Monday, November 15, 2010

Ok, so, Its Education We're Going to Defund

Looks like 300 million dollars are going to be cut from our schools and social services. That's just a start, apparently, we've got to get to $2 billion this fiscal year and $3billion in the next. But just to be clear, unless our schools have been burning $300 million dollars in a literal fire, that's going to increase our unemployment rates at a time we already have 9.6% unemployment. I think its clear that this makes it more likely not less that our economy will fall into a double dip.

Even if we can make these kinds of cuts without affecting school quality (which I seriously doubt), even if we are able to find people to fire who are making zero impact on our school quality, those people will be added to our unemployment roles. Those people will have to immediately cut spending, which impacts demand, which will reduce the incentive for businesses to hire and the cycle continues.

For those who think the government stimulus was a waste of money, now as that stimulus expires, we'll see what happens, to some extent, to our economy without it.

By the way, these spending cuts will be offset somewhat, by the Fed's decision to increase the money supply through its monetary policy, which conservatives inexplicably are also against. In that link, Krugman argues that even Friedman is too liberal for today's conservatives.

All of this is worrying enough, but I assume that $300 million (plus the additional cuts still to come) are sizeable enough that it will affect educational quality.

I just ran across this article recently. It is short, but the author tries to pinpoint the source of America's wealth. Here's how the article concludes:

"America does seem to be special in important ways, but it's not always clear what those ways are. A liberal economic order and geographically mobile population are important, but so is the level of education, the promise of social mobility, and the openness of America's borders. It's worth keeping all of that in mind as the country's leaders think about the ways economic policy should change in the wake of the Great Recession."

It's like Arizona read that paragraph and decided to do the opposite of every item in this sentence.


Anonymous said...

Scott, what part of "budget deficit" do you not understand? Cuts have to be made -- and nearly all sectors of the state government are going to be impacted. We haven't even begun to get creative yet on how to make ends meet. You act like money and big government is the only solution to this crisis. Meanwhile countries that spend far less per pupil have students that are out performing the USA. I'd really like you to bring forward solutions given the current climate instead of living in the past (pre-midterm elections).


tempe turley said...

David, Arizona spend the least per pupil on education (or close to it) of any state.

Please tell me which country spend less than Arizona and still getting better results?

My solution is to increase taxes - which I think will be less damaging to our economy both in the long run and short run.

tempe turley said...


This article talks about why taxes really should be raised. He's speaking from the nation level, but the points apply.

"Second, Americans now have one of the most unequal distributions of income and wealth in the industrialized world, yet they still aspire to making a number of ever-more expensive basic services — education, justice and health care — available to all citizens on roughly equal terms, even though that vision is not consistently realized in practice. The lofty vision inevitably implies transfers from the well-to-do to the lower-income strata."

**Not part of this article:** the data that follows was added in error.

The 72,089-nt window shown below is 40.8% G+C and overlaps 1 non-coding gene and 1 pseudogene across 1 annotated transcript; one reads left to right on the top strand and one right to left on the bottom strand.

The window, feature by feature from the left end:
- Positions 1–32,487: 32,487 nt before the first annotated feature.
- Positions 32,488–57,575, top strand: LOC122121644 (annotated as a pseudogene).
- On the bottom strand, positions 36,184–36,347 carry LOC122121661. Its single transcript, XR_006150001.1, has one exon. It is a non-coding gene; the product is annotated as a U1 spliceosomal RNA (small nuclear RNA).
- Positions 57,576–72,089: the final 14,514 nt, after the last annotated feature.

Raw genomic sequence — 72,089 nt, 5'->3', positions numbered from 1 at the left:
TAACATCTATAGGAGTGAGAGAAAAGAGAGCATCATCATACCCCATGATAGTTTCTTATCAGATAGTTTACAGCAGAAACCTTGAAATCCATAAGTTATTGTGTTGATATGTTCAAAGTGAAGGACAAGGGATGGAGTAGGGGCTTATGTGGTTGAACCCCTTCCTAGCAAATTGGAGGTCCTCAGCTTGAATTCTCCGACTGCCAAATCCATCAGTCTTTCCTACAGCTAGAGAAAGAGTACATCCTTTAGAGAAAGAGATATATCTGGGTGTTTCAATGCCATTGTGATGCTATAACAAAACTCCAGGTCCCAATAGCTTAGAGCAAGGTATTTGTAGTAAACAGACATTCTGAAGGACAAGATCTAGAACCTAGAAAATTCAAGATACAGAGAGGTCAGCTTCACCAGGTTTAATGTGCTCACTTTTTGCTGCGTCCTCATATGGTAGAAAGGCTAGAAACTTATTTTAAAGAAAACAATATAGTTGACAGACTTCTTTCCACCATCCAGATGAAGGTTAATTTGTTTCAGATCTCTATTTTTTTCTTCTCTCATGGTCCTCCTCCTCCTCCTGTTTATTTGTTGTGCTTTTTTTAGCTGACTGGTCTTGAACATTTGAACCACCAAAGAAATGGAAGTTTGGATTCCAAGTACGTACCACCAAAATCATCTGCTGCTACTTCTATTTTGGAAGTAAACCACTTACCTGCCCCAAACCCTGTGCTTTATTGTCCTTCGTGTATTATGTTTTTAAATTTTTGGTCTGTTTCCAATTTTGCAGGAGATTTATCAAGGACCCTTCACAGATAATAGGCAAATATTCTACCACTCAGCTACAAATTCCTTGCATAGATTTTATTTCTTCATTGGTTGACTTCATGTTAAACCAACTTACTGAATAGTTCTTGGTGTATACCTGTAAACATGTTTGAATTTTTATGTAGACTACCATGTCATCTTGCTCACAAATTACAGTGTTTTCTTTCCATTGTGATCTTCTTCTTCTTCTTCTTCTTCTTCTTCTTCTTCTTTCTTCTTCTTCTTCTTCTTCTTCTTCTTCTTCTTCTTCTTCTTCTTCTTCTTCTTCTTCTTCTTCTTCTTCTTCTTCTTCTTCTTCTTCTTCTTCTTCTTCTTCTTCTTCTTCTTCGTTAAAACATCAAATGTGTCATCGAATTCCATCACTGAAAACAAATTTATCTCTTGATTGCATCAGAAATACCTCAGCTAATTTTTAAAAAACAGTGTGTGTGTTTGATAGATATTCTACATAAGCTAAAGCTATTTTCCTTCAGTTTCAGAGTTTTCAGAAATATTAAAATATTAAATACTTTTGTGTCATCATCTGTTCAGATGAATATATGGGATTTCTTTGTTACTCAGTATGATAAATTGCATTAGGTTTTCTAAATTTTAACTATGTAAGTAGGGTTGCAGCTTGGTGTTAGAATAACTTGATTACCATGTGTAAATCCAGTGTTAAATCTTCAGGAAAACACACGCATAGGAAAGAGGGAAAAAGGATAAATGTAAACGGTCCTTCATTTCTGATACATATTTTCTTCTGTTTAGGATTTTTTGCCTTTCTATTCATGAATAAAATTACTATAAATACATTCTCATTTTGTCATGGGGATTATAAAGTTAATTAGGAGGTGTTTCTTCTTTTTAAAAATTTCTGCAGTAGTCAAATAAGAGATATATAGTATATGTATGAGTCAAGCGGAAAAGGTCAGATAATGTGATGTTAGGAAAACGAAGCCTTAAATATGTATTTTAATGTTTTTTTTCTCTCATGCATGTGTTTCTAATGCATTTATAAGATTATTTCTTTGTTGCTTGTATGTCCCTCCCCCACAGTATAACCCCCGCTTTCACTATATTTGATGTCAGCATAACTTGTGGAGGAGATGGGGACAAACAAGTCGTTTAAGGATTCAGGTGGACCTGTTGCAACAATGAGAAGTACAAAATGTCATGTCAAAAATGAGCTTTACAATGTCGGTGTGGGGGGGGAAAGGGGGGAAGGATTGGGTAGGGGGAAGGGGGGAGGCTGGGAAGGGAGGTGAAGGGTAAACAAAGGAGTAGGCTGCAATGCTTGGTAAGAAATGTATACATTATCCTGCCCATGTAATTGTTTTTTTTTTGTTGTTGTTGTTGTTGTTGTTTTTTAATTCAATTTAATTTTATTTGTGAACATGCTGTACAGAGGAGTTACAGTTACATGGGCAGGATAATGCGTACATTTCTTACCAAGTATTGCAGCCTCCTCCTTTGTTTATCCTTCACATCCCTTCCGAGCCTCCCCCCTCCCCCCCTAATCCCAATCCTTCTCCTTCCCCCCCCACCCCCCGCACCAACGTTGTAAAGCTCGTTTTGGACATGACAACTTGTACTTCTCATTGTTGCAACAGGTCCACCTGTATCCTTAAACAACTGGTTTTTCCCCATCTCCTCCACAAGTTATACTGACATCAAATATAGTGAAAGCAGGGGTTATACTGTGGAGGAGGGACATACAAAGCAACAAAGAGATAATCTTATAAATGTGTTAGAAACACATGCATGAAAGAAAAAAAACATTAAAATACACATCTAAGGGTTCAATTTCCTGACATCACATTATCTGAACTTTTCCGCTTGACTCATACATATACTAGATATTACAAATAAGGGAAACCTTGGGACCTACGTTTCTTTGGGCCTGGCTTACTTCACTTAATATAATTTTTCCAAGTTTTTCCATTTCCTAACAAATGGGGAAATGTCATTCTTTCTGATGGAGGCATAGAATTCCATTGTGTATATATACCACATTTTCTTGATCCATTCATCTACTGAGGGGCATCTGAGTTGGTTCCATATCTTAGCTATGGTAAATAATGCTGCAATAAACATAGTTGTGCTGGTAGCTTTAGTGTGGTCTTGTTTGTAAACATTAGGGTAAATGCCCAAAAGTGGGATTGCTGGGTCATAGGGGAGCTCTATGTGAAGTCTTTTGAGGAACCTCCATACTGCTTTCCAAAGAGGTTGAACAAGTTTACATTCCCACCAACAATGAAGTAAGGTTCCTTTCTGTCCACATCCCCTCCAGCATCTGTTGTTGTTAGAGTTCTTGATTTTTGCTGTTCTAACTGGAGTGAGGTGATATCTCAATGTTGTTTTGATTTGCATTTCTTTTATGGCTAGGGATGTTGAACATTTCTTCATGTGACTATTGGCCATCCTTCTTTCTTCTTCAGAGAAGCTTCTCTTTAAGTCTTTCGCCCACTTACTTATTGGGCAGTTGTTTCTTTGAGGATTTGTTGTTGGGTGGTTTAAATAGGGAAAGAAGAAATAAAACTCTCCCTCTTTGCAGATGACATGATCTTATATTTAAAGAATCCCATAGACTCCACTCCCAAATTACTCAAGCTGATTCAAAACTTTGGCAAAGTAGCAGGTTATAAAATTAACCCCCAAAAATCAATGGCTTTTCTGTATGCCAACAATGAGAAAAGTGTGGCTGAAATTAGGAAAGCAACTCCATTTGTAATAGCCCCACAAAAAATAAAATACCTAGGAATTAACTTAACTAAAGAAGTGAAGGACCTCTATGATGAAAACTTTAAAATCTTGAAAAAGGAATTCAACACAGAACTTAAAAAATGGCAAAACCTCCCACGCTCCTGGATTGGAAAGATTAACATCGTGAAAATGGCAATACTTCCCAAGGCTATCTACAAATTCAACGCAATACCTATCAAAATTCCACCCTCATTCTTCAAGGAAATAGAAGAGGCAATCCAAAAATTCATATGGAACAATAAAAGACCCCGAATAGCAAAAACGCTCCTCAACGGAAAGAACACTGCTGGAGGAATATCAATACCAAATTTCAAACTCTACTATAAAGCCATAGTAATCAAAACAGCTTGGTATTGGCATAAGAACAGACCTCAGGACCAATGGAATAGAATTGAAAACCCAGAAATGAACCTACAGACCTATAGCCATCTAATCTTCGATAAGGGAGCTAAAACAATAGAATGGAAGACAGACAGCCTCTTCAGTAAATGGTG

Anonymous said...

Scott, here's a study that says USA spends the most (at least on math):

Now take a look in the same study where we rank in math.

Seriously, Scott, you are arguing to raise taxes after this recent election in ARIZONA?! Is the entire Democratic party in denial of the recent election? Like I said, you'd be spending your energy much more productively if you started thinking of solutions that involve better teaching methods, cost effective solutions, more parent involvement, less illegal alien costs to education, etc. Until you come up with solutions for this climate, you are just part of the problem.


tempe turley said...

Sure increasing taxes is not viable in the current political climate but I voted Democrat so I earned the right to complain, isn't that right?

I'm all about doing more with less, bu they are trying to close massive budget gaps in a hurry.

By the way, your link is broken.

I do have ideas on education reform, but I'm not so sure they involve spending less than $6000 per pupil especially with the speed their trying to do it in.

Anonymous said...

So you are using your blog as a politically divisive, self theraputic ranting session? Thank you for reminding me why I don't read blogs that often. :)

tempe turley said...

David, isn't that the old prhase, if you don't vote, you can't complain? I voted so I can complain :-).

I also can warn, if you cut educational spending you will increase unemployment and most likely decrease quality which will have impact on our short and long term prosperity...

Also, I think the voters at large would support tax increases to avoid big education funding cuts. The sales tax increase Governor Brewer put on the ballot passed by large margins.

Its just the Republican party that has become a caricature of itself has decided that tax cuts can balance budgets and that spending cuts will always benefit the economy. :-).